Oil-price turmoil gripped markets once more Tuesday, a day after US crude futures crashed below zero for the first time as the coronavirus crisis crippled global energy demand and worsened a supply glut.
The commodity rout also sent world equity markets spiraling lower, as investors fretted it could compound an expected deep global economic downturn.
The benchmark WTI price collapsed Monday to an unprecedented low of minus $40.32. Negative prices mean traders must pay to find buyers to take physical possession of the oil—a job made difficult with the world’s storage capacity at bursting point. A day after its historic slide into negative territory amid a supply glut, US oil futures finished in positive territory.
But the market remained under heavy pressure due to the oversupply as coronavirus shutdowns constrain global growth.
Storage is a particularly big problem in the US where WTI oil is delivered at a single, inland point. In Europe, where Brent is the benchmark, there are several delivery sites and their proximity to the sea allows some of it to be stored on tankers. “Players are now paying buyers to take oil volumes away as the physical storage limit will be reached. And they are paying top dollar,” said Rystad Energy analyst Louise Dickson.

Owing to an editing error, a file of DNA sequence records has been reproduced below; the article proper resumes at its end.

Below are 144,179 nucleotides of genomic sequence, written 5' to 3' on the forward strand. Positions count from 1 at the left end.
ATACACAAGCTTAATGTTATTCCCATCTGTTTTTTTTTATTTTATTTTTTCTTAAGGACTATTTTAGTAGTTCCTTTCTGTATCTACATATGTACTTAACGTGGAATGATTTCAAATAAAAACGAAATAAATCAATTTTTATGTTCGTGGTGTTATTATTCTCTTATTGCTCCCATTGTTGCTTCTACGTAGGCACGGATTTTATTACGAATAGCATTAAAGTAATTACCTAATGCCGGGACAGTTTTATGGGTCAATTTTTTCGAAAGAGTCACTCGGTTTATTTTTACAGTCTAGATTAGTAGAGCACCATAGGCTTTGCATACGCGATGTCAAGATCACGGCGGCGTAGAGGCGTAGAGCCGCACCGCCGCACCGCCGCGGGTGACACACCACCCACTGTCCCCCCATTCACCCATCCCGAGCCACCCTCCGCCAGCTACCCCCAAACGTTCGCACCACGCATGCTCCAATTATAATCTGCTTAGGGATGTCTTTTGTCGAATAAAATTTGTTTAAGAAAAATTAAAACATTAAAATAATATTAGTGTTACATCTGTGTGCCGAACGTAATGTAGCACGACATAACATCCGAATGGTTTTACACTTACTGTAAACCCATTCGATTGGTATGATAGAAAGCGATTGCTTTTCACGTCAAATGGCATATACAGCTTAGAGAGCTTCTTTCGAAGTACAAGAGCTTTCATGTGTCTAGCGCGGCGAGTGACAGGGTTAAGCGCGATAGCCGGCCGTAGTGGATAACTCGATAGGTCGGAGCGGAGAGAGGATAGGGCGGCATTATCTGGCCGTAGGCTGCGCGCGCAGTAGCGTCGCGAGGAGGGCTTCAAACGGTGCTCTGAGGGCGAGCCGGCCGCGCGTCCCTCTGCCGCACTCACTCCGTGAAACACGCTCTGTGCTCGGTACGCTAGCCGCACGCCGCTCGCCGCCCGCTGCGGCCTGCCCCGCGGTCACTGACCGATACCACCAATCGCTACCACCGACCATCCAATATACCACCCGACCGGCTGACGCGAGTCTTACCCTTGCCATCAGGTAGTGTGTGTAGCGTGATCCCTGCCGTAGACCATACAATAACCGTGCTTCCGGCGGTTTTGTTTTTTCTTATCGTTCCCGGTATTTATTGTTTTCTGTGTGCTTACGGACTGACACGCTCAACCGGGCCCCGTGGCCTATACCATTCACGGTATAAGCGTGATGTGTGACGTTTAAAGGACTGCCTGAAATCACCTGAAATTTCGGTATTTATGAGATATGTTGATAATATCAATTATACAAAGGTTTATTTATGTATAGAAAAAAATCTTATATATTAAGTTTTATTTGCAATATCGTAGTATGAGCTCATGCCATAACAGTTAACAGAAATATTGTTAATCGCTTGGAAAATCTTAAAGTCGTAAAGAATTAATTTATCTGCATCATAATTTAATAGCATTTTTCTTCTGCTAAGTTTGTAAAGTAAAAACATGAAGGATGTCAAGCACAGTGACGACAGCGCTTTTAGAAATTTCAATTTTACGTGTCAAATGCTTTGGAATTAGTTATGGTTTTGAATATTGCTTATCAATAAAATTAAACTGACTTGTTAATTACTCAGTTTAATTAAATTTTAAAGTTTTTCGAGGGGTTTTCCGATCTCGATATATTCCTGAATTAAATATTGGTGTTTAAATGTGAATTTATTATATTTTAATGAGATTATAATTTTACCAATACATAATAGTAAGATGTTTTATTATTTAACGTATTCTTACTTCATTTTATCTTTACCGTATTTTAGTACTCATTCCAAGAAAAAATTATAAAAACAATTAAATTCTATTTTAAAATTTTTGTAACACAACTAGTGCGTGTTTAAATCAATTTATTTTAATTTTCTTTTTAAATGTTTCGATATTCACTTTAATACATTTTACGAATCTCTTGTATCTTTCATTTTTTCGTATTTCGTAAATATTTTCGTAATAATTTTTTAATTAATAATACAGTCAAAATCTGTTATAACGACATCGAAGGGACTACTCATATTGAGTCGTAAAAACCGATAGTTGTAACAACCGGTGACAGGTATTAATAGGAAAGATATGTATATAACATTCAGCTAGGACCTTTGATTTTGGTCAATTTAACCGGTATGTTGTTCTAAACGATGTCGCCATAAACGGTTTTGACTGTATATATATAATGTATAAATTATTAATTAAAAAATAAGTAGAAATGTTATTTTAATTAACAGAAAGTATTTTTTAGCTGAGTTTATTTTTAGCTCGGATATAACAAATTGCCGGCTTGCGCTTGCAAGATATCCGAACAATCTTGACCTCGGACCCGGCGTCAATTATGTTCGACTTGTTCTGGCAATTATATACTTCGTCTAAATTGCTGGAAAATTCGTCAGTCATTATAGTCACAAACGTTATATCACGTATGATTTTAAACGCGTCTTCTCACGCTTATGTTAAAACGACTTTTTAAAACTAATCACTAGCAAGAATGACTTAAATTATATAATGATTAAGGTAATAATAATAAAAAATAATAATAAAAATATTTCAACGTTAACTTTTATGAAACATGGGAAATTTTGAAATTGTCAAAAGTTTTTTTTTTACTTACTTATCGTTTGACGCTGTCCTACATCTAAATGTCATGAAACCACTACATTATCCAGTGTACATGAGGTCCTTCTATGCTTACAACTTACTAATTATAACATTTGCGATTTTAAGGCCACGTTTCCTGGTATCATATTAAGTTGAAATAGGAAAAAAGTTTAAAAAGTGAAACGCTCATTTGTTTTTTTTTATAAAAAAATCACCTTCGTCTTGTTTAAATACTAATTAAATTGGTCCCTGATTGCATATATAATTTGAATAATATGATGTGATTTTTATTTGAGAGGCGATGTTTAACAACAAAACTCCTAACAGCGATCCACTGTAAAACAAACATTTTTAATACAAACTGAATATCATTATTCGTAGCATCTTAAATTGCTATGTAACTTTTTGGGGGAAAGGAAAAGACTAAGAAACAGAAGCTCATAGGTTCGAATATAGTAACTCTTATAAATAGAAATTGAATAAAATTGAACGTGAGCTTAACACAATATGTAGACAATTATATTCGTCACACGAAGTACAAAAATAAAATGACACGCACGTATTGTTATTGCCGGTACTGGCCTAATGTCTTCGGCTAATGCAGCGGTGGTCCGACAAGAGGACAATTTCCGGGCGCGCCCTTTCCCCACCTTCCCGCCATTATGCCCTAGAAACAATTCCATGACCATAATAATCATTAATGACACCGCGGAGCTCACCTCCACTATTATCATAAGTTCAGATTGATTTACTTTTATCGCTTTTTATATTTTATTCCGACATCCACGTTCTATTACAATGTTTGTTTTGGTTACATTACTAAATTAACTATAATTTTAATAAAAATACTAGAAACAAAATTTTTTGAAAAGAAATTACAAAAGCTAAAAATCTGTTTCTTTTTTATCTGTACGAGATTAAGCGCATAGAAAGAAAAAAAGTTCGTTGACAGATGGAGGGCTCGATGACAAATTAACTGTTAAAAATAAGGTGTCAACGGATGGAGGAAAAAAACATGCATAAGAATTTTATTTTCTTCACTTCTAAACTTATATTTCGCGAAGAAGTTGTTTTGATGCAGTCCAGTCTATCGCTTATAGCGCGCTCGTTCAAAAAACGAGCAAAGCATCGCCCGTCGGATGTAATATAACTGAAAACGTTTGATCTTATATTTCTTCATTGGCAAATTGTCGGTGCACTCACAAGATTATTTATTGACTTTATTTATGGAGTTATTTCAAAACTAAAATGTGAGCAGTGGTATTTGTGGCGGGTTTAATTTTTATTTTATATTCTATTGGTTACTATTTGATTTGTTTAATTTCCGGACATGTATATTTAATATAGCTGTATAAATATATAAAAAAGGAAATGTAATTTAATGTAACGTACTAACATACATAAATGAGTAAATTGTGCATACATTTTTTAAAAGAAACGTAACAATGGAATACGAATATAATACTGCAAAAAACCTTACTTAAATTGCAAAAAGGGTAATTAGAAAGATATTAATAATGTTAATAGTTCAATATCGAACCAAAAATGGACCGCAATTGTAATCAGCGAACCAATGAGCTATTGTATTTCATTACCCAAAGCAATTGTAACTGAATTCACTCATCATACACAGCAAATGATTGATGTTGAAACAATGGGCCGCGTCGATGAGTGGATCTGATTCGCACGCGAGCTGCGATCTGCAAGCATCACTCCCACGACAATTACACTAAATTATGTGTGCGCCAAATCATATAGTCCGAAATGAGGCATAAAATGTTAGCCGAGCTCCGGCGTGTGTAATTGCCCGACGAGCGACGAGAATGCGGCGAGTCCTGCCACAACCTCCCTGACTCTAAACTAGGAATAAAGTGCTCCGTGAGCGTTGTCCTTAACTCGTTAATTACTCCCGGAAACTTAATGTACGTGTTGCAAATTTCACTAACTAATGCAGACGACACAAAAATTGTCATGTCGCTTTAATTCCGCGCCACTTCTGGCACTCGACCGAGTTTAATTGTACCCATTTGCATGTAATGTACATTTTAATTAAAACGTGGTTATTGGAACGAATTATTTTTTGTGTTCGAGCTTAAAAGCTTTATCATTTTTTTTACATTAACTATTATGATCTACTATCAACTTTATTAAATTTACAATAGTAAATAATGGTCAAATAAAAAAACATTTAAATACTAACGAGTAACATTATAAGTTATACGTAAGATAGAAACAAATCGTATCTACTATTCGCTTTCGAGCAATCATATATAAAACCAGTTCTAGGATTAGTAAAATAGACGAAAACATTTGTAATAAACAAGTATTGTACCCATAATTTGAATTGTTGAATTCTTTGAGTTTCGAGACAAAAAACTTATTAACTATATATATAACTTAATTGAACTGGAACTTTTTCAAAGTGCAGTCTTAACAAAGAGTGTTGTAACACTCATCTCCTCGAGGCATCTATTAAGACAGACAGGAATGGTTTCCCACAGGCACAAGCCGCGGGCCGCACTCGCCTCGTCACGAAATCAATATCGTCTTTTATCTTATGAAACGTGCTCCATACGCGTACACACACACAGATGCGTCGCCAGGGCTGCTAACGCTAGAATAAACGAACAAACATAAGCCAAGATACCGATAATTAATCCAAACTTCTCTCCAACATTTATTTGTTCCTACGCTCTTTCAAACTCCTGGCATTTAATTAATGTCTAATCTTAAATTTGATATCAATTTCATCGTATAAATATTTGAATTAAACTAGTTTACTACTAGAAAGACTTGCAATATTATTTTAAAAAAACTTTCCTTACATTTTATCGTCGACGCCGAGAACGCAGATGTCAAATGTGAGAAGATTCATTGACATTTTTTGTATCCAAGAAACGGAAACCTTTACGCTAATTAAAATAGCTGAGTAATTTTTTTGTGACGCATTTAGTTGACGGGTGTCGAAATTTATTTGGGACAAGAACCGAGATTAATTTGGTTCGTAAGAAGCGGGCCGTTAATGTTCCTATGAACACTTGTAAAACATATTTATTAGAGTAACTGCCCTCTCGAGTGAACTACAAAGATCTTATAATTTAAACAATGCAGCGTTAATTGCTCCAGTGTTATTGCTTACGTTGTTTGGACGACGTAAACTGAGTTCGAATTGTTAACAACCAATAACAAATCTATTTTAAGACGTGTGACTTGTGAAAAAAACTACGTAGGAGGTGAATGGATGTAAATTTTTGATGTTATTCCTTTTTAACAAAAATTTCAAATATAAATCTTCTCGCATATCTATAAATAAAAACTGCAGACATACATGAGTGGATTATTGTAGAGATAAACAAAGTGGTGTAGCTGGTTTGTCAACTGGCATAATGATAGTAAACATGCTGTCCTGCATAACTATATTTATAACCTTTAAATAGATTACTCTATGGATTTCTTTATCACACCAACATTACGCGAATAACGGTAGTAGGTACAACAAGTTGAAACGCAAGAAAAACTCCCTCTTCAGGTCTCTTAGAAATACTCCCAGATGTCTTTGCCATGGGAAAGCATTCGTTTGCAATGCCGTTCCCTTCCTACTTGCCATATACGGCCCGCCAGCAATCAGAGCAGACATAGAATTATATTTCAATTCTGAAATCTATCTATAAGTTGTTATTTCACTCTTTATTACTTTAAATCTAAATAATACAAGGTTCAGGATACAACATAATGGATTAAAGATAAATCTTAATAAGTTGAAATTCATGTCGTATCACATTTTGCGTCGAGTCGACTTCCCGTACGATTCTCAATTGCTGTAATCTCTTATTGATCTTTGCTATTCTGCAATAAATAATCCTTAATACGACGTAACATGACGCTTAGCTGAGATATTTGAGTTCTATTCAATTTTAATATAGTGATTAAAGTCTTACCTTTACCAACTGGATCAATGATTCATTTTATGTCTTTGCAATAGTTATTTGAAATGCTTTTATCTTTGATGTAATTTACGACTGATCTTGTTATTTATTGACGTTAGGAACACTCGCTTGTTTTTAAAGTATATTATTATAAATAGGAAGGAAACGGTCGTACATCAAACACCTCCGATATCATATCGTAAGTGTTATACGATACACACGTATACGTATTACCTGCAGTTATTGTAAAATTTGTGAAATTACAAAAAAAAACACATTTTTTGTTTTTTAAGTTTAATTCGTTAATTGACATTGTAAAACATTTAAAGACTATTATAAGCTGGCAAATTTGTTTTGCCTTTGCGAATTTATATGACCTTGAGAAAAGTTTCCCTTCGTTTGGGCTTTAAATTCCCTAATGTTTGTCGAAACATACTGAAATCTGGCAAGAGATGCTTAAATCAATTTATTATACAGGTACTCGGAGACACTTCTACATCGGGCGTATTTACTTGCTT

This week’s massive sell-off came just ahead of Tuesday’s expiration of the May contract. Most trading has now moved to the June contract, and May WTI was back in positive territory by the close of New York trading. Oil markets have been ravaged this year after the pandemic was compounded by a price war between Saudi Arabia and Russia.—AFP